The thing is, adults actually need a lot of potassium, but most do not get enough. The recommended daily intake is at least 4,700mg per day — more for women who are breastfeeding. Potassium can be found in bananas, potatoes, citrus, avocados, and tree nuts. For reference, one whole banana may give you just over 400mg of potassium, and no one wants to eat 10 bananas in a day. Therefore, the majority of people with a potassium deficiency do have to take supplements to reach their intake goals.
5. Vitamin A
Vitamin A is one of those nutrients that sort of hangs out in the background when it comes to general public attention. However, vitamin A is actually extremely important to the human body. This vitamin, otherwise known as retinol, may be good to fight aging and keep your skin looking youthful, but it also:
- Lowers your risks of infection
- Helps give your immune system a boost
- Protects your vision
- Influences your risk of certain cancers
- Supports your bones
- Supports fertility
The scary part is, about 50 percent of Americans don’t get enough vitamin A in their diet. If you’re a fan of dairy, you can also get more vitamin A in your diet with foods like feta and blue cheese.
6. Vitamin C
Even though most people are familiar with the importance of vitamin C, much like vitamin A, Americans tend to get only about half of what they actually need. The general vitamin C intake recommendation is 65 to 90mg per day. Believe it or not, you can get that much vitamin C from just one orange, but many people don’t make citrus fruit a part of their day-to-day nutrition plan. Other good sources include:
- Bell peppers
Vitamin C is well-regarded for its immune system support, but this nutrient actually plays an important role in repairing your body when something goes wrong. For example, without vitamin C, a wound would never heal.
7. Vitamin D
Vitamin D deficiencies are thought to be far more prevalent than most people know. In fact, over half of all people in the U.S. are likely to have low vitamin D levels. This vitamin can notoriously be produced when you spend time in the sun, but more people spend their days indoors and still don’t have much vitamin D in their diets to make a difference.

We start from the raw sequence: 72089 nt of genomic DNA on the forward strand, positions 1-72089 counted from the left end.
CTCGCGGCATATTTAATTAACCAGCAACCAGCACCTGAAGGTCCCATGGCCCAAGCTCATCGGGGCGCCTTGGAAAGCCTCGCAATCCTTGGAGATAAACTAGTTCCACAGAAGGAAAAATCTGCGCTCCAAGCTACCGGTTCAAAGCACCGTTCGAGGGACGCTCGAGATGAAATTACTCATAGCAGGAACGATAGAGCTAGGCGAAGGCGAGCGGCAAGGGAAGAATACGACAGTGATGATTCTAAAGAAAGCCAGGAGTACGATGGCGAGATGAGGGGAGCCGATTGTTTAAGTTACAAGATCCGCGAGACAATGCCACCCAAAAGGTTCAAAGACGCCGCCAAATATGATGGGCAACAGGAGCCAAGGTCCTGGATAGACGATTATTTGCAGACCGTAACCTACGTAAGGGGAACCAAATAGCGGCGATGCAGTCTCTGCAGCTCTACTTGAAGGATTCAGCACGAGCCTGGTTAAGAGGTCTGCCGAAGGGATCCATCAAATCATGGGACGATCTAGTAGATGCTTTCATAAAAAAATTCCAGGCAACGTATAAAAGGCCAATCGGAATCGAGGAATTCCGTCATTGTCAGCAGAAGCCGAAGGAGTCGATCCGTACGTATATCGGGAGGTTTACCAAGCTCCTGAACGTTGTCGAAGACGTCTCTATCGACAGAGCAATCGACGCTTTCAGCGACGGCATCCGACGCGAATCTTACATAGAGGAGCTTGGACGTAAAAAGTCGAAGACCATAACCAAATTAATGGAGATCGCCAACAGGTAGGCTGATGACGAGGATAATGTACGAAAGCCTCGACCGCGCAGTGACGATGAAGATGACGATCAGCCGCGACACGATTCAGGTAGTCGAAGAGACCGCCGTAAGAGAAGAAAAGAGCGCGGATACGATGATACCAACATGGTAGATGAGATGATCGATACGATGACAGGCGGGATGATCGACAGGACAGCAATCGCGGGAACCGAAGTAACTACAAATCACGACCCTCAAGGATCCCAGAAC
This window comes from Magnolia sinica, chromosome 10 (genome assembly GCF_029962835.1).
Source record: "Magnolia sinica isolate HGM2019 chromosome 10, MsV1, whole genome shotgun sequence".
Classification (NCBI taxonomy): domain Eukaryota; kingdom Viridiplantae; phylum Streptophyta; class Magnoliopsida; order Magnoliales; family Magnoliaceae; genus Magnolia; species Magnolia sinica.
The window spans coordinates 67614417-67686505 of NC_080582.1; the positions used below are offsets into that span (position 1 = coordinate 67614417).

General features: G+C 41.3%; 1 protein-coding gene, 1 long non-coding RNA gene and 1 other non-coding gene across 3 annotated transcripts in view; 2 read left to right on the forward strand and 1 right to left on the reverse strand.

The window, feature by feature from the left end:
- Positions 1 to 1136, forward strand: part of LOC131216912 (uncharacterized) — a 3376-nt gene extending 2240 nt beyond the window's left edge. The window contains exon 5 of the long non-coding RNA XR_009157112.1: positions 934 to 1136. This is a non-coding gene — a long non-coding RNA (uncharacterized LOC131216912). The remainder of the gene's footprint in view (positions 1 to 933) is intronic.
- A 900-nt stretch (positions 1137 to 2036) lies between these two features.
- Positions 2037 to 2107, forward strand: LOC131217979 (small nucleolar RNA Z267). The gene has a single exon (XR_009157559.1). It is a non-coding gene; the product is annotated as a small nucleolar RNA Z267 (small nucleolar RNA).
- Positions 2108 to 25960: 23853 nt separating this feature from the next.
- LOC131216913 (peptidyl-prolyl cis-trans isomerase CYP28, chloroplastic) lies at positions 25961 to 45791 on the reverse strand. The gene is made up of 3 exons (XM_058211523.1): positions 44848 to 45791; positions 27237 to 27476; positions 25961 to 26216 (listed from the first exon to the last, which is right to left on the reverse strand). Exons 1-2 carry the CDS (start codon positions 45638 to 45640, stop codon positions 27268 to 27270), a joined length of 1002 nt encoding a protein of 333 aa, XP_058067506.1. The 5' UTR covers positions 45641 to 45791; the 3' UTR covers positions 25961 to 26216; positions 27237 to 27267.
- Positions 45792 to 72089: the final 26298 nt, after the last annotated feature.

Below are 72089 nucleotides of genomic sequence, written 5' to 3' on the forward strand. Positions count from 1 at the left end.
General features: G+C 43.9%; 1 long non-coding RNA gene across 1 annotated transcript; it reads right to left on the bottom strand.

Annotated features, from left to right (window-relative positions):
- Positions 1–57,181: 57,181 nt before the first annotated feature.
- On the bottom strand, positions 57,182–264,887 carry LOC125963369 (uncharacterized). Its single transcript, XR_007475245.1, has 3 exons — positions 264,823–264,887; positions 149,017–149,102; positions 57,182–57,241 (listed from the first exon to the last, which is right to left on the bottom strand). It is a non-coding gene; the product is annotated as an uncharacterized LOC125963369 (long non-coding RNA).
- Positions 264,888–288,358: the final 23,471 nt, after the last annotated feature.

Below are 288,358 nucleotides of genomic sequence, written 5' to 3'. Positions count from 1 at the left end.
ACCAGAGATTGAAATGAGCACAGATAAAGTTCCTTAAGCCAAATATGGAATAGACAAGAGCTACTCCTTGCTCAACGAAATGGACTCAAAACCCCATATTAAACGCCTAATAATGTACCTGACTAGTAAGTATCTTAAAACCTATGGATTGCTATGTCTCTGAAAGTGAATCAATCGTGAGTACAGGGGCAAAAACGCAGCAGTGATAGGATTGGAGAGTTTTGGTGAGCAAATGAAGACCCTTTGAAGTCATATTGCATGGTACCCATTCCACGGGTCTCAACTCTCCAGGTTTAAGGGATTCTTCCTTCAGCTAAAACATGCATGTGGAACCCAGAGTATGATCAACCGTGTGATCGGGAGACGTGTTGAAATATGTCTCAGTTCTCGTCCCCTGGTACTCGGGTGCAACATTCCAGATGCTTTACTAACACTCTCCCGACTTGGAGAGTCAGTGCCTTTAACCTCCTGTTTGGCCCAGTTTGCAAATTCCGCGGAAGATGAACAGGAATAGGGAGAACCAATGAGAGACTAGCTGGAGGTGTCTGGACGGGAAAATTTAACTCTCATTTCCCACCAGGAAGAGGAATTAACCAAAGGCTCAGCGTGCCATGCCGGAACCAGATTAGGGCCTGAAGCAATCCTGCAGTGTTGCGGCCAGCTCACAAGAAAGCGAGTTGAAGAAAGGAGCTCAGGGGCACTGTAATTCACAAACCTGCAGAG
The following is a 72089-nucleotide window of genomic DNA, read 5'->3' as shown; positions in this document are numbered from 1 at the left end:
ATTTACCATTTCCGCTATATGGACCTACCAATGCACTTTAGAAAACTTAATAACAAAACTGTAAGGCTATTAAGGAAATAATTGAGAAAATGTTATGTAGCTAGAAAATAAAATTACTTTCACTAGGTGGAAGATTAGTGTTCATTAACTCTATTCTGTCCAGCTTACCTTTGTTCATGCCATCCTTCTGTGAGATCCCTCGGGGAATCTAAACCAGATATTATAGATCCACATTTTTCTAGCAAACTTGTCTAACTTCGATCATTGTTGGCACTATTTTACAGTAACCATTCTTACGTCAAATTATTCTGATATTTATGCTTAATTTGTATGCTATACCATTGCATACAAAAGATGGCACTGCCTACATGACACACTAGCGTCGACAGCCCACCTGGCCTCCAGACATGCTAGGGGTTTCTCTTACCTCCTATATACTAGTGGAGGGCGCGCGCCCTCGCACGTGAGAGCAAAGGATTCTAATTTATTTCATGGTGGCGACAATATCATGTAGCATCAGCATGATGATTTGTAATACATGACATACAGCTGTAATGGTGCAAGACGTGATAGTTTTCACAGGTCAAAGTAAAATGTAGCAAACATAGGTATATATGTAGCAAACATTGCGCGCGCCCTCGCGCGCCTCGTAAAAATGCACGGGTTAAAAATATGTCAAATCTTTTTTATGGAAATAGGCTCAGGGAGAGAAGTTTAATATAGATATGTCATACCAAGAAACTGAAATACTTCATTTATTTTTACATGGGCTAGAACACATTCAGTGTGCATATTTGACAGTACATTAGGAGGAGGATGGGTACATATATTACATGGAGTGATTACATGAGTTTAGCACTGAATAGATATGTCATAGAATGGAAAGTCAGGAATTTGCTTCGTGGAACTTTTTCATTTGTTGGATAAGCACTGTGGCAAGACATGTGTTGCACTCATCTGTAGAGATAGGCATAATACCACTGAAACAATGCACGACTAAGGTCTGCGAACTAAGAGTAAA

Vitamin D enables your bones to regenerate, reduces inflammation, and plays a role in everything from immune system function to regulation of cellular proliferation. Some of the best natural food sources for vitamin D are cod liver oil, trout, and salmon. However, even certain mushrooms and fortified dairy and cereal can help you stay on track.
Are You Missing Something Important in Your Nutrition Plan?
Blame it on lacking education, prevalent misinformation, or just basic poor diet choices, but most Americans do have a lot of room to improve when it comes to nutritional intake. When you realize you have nutrients missing from your diet that could be a threat to your overall health, you definitely want to take note. What goes into the body directly affects how the body performs, overall vitality, and even longevity. If you suspect you are missing something important, be sure to talk to your doctor about being screened for specific deficiencies so you can make positive supplement choices for your health.